Manroland, Heidelberg End Talks of Merger, Says German Daily

By: Jim Rosenberg The first day of IFRA didn't end before the reported manroland-Heidelberger merger talks did.

German business daily Handelsblatt reported Monday that negotiations to join the two printing-equipment giants had been called off after Heidelberg stock plunged on the Frankfurt exchange when the company predicted larger-than-expected losses. Following the Heidelberg estimate and the Handelsblatt report, the company?s shares fell to 5.80 euros, or 21%, the most since March of 1998, according to Bloomberg.

Heidelberg announced late last week that its pre-tax loss for the year ending March 31 will be between 110 million and 150 million euros. All the big German press manufacturers have seen losses in the last year.

When the first report of talks surfaced in latte July, Heidelberg saw its stock rise 5%. It was believed that manroland?s majority owner, Allianz Capital Partners -- which also has a 12% stake in Heidelberg -- was behind the possible merger.

Spokespersons at neither company would comment on manroland?s reported suspension of merger talks. At mid-afternoon, no manroland executive at IFRA would comment. But when its Executive Board Chairman Gerd Finkbeiner was asked two hours later, he remarked, ?We are not in the business of rumors,? adding that he was ware of the news report. He said he must respect the fact that such matters are properly the concern of the shareholders.

Finkbeiner further denied the suggestion that ongoing failure to comment could hurt sales, and he noted that the company is adding more than 300 persons to its sales efforts in South America, southern Africa and South Asia.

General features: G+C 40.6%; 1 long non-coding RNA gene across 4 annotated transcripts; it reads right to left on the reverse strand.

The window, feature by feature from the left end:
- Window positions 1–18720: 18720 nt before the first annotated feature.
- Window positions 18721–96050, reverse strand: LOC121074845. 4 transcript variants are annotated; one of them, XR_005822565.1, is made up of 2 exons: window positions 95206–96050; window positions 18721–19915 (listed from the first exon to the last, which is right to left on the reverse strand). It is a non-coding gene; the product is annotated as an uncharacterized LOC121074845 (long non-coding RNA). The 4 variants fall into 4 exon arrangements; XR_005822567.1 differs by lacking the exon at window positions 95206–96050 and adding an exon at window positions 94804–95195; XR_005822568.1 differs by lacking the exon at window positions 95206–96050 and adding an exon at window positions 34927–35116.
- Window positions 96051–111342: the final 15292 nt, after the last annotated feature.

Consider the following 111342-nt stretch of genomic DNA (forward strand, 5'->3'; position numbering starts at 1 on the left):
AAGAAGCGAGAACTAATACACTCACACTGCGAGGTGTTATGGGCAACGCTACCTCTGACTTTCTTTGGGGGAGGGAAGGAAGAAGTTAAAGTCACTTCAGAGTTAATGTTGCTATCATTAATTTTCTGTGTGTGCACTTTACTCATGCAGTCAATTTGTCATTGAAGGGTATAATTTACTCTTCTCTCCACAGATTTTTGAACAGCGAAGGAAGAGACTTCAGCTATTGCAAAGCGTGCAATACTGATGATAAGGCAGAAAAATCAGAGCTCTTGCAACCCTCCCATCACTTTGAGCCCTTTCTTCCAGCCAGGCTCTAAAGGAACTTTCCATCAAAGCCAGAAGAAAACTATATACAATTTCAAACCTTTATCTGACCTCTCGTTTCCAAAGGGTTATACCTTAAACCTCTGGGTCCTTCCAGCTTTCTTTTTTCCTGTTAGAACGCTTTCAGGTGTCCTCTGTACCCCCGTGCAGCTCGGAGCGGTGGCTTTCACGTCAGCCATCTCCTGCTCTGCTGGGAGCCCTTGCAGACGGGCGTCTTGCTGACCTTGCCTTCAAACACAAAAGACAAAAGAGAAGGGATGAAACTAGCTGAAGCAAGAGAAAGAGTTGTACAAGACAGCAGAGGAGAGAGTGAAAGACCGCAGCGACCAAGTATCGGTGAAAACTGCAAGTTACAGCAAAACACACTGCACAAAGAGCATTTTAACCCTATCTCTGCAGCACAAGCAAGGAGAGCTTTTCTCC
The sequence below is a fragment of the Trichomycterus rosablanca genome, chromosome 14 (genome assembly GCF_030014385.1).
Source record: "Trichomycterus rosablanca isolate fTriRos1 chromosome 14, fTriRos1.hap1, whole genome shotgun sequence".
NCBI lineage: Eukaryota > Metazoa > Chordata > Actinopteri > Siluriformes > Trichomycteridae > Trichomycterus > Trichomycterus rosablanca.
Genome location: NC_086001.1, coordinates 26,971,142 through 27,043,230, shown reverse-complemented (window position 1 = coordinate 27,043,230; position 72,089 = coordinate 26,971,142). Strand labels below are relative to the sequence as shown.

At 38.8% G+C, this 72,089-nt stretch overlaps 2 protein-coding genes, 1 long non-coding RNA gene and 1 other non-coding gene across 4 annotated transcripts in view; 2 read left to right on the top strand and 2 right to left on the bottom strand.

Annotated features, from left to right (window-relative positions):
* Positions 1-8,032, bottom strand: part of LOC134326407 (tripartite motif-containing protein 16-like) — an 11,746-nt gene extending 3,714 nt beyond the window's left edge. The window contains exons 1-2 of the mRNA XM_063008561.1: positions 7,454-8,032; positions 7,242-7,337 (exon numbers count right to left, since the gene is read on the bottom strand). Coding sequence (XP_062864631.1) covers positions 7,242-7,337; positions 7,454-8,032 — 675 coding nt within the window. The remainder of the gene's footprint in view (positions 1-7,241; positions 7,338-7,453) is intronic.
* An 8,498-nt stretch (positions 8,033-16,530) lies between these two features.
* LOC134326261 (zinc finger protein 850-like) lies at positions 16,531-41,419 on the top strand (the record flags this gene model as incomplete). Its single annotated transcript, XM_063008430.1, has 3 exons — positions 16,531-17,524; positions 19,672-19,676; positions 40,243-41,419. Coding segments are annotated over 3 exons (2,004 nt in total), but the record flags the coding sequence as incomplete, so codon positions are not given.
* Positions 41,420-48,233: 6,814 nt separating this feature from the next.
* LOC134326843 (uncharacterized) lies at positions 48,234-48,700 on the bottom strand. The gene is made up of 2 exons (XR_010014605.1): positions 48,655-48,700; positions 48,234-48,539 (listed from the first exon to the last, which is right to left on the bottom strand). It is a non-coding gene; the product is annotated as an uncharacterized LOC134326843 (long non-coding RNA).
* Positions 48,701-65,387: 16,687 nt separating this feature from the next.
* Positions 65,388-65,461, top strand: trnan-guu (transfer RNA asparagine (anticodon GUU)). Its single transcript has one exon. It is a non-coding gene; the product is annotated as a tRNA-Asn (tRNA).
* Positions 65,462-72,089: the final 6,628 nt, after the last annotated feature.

The same afternoon, Koenig & Bauer AG Deputy President Claus Bolza-Schuenemann worried aloud about a possible ?negative impact? of a manroland-Heidelberg merger, especially were it to benefit from some sort of government support. Taxpayer-subsidized job creation at the merged company would hurt jobs at KBA and other competitors, said Schuenemann.

They weren?t the first such remarks on the subject. KBA earlier voiced concerns about a 300-million-euro German government loan to Heidelberg and the government?s guarantee of most of 550 million euros in Heidleberg financing A manroland executive was quoted expressing similar concern.

Heidelberg defended its position, telling PrintWeek the loan and guarantee were made under ?usual bank conditions,? with market-level fees and interest.

At IFRA, Bolza-Schuenemann said KBA has continued ?downsizing our capacities? and undergoing ?rigorous cost cutting,? has sought no government help, is debt free and enjoys a substantial credit line ?to fall back upon.?

He noted that his company?s situation was helped by conservation of cash and by its reliance on more than just newspaper and commercial printing (for example, security printing). It also has begun moving into other industrial sectors, which Bolza-Schuenemann said should not be taken as an indication that his company is abandoning print.

He said diversification safeguards KBA?s future as ?a second sphere of competence.? Fifty years ago, he observed, 80% of KBA?s business was with newspapers, while the situation today is entirely reversed, with newspapers representing only 20%of its business.


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